Building the C.O.P.S. Brand

by Elicio

March 25, 2019

In this article I will guide you through my process for developing the brand for C.O.P.S. GunShop, giving my thoughts into my decisions and what I think makes an effective logo. 

C.O.P.S. GunShop is a premier Oklahoma City gun store that specializes not only in new and used weapons, but parts and accessories. Owner Austin Warfield is a retired police officer and detective of over 27 years.

The Interview

To me, there's nothing more vital than the interview in establishing a brand. I've developed a series of questions that are designed to evoke thought and get the client talking about their company and how they conduct business. Since branding is about perception, then it's important to understand what the company is trying to communicate to their community and customers.

With Austin, it was clear that they were communicating that they were a gun shop that provided firearms to Law Enforcement Officers (LEO). Their website was uninviting and screamed "police" (see flashing beacons) and his logo was hard and masculine.

Austin wanted to be more approachable and communicate that all are welcome at C.O.P.S.. Since it was impossible to change the name from C.O.P.S., we needed a brand that honored law enforcement, was inviting to both men and women, and communicated "Open to the Public" without having to broadcast it. We learned that the C.O.P.S. name itself was a barrier to bringing in the general consumer and how it didn't communicate the friendly, approachable nature of Austin.

The benefit of the interview is that - in the end - it gives you clear direction in which to move forward. After meeting with Austin it was clear that he needed a brand that was contemporary, cool, and clean.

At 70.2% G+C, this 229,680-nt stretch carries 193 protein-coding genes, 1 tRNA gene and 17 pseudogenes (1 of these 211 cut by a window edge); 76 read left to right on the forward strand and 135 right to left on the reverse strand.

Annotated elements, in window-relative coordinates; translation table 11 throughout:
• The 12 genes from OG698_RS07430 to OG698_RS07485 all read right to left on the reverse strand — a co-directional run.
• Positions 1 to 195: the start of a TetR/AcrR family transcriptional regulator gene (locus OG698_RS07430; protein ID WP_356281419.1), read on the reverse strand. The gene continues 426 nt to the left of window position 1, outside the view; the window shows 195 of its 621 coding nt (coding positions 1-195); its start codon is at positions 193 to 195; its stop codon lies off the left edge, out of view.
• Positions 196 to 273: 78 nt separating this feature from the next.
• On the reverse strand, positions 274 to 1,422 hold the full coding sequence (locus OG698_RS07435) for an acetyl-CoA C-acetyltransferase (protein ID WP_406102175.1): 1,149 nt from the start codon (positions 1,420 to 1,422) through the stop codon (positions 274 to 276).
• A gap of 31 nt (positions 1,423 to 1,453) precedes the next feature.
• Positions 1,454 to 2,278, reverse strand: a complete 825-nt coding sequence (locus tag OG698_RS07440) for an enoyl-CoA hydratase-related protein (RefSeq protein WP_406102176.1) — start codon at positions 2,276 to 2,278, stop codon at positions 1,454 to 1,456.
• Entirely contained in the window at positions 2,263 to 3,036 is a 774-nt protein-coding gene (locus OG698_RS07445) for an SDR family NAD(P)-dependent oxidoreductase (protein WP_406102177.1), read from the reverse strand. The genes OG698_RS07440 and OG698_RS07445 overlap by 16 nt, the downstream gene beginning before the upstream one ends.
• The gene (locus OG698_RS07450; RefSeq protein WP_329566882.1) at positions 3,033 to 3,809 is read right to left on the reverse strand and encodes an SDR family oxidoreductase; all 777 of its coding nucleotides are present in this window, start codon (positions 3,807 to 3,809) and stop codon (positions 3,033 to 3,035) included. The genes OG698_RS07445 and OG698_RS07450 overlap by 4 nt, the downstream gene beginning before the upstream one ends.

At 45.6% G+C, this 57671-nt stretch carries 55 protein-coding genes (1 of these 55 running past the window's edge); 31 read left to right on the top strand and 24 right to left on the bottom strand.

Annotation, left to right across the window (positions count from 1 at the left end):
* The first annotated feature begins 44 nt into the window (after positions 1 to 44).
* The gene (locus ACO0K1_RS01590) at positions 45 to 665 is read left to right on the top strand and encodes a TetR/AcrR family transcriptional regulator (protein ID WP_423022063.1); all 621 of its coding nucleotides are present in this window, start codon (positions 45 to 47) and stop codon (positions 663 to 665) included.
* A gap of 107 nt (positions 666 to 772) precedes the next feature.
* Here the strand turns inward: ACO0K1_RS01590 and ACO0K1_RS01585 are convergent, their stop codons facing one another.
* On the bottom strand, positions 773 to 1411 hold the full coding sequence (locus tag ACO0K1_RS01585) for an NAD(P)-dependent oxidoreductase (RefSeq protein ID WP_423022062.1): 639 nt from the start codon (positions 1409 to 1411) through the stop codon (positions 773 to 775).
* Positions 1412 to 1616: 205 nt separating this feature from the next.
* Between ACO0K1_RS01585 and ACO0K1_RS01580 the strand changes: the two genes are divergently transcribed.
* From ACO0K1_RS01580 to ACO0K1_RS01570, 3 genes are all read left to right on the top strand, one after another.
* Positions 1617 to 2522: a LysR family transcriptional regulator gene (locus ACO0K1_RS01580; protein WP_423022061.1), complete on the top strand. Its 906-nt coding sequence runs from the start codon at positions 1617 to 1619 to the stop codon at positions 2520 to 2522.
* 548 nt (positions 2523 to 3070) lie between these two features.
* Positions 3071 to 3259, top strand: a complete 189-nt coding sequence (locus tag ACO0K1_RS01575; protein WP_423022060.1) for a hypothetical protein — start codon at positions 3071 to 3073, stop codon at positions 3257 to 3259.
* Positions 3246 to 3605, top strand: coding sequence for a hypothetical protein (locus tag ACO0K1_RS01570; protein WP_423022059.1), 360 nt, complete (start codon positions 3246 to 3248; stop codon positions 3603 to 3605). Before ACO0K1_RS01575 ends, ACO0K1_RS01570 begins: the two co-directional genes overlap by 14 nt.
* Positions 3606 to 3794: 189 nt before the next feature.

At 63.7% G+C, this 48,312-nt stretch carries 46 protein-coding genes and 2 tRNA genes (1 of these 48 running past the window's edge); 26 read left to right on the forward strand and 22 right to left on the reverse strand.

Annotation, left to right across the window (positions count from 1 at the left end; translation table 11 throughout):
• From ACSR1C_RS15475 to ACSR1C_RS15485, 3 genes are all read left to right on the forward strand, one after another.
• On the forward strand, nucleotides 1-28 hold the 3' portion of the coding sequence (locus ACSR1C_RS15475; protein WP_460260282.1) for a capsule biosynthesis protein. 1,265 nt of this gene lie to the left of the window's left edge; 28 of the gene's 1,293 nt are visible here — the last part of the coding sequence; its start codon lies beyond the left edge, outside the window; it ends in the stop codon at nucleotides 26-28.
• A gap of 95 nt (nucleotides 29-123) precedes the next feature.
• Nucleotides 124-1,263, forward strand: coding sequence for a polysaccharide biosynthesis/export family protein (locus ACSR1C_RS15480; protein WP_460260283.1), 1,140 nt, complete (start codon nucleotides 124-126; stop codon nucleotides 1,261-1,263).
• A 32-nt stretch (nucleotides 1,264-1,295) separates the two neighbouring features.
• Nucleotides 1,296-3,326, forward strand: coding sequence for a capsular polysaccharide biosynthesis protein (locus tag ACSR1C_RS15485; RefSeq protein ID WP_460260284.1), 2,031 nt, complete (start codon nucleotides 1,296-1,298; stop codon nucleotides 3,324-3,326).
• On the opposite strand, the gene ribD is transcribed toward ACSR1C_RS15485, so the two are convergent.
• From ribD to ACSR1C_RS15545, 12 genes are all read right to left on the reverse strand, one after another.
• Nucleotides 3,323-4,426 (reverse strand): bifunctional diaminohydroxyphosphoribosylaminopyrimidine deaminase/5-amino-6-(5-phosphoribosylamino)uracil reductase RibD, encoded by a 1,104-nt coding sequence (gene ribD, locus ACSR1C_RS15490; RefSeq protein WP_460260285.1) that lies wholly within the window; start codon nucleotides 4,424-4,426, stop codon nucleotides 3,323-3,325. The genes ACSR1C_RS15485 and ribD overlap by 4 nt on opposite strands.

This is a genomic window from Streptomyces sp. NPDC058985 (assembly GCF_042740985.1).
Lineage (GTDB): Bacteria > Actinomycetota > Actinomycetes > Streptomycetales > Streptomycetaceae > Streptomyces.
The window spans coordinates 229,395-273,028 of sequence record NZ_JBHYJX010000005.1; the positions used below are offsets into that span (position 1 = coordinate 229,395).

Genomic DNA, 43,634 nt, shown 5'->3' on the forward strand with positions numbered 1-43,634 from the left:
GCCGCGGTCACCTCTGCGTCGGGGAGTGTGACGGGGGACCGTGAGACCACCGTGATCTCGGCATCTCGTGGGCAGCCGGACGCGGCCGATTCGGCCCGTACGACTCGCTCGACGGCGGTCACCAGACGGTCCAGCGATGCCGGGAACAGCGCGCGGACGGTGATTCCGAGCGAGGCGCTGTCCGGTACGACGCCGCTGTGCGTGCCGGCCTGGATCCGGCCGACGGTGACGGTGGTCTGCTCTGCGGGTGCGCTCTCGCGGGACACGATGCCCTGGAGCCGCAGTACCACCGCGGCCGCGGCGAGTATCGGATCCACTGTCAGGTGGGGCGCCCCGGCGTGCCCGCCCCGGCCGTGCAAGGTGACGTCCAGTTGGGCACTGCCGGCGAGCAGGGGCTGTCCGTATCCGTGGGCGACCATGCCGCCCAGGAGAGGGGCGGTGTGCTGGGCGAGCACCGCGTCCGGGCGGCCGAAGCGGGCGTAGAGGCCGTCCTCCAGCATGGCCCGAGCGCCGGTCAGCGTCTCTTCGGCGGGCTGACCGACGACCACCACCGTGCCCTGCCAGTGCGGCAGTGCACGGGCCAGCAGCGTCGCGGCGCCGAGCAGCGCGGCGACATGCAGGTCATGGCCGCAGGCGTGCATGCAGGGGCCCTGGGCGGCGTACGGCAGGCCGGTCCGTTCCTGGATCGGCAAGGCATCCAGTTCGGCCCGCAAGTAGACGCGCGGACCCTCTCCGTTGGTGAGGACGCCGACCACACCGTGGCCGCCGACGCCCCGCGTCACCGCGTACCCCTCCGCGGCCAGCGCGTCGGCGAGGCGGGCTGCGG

Research

We like to see what's happening in our customer's industry - most notably with their competition, how they're handling their business, and how they're doing with their branding. Often there's a culture to a business that needs to be honored, so it's important to know what to amplify and what to avoid.

In the gun industry, there is a variety of styles in the way they treat branding: traditional gun manufacturers will be more text driven, while gun accessory providers and gun clubs will lean towards contemporary, illustrative designs. Whichever way we went, we knew we wanted to be able to stand toe-to-toe with these brands. We wanted C.O.P.S. to be able to be seen at gun shows as a peer in the industry, not merely as a local gun shop. 

With the information learned from research and from the interview we could now move on to exploring what C.O.P.S. represented - figuratively and visually.

Narrative/Elevator Pitch/Tagline

Branding is about your customer's story. Without this story everything falls apart because it fails to provide a direction in which to go and customer perception of your business can be confusing and your message muddied. 

We've learned a lot about branding through Donald Miller's book "Building a Story Brand". He stresses how the proper narrative can influence how you speak about your business, how it can influence your visual identity, and how it can influence your culture. If you're interested in how the proper narrative can build a brand, we encourage you to read his book or participate in his workshops.

So before we even put pencil to paper we made sure we knew the C.O.P.S. story and what Austin wanted to communicate to his customers. Once we were able to understand his narrative, we knew we wanted to position Austin not only as a firearm provider, but a firearm expert. We saw how he interacted with his customers and how he spoke with such authority and knowledge. Therefore we felt the best way to sum up C.O.P.S was to communicate that he was:

YOUR TRUSTED PROVIDER OF QUALITY FIREARMS, ACCESSORIES, AND KNOWLEDGE FOR THE SAFER, SMARTER GUN OWNER.

And along with the elevator pitch, we set out to give Austin a tagline that not only established C.O.P.S. as place to buy firearms, but also a place where responsible gun owners could go to learn about guns and gun safety. We also wanted to establish that those who shopped there were smart consumers.

We came up with multiple tag lines, but in the end it was clear to us that when a customer shopped at C.O.P.S. he could...

This instilled confidence and pride with the customer and created a banner in which responsible gun owners could stand behind.

 

Thumbnail Sketches

Now that we have Austin's story, we can begin to explore what this means visually in a logo. This is the fun part for us because this is our sandbox - a place to explore and create ideas. We accomplish this by creating thumbnails of anything that pops into our head. Personally I've learned that the best way to clear out the clutter and to find a visual consensus is to draw for as long as you can. The more you draw, the more your creative, subconscious mind has an opportunity to kick in.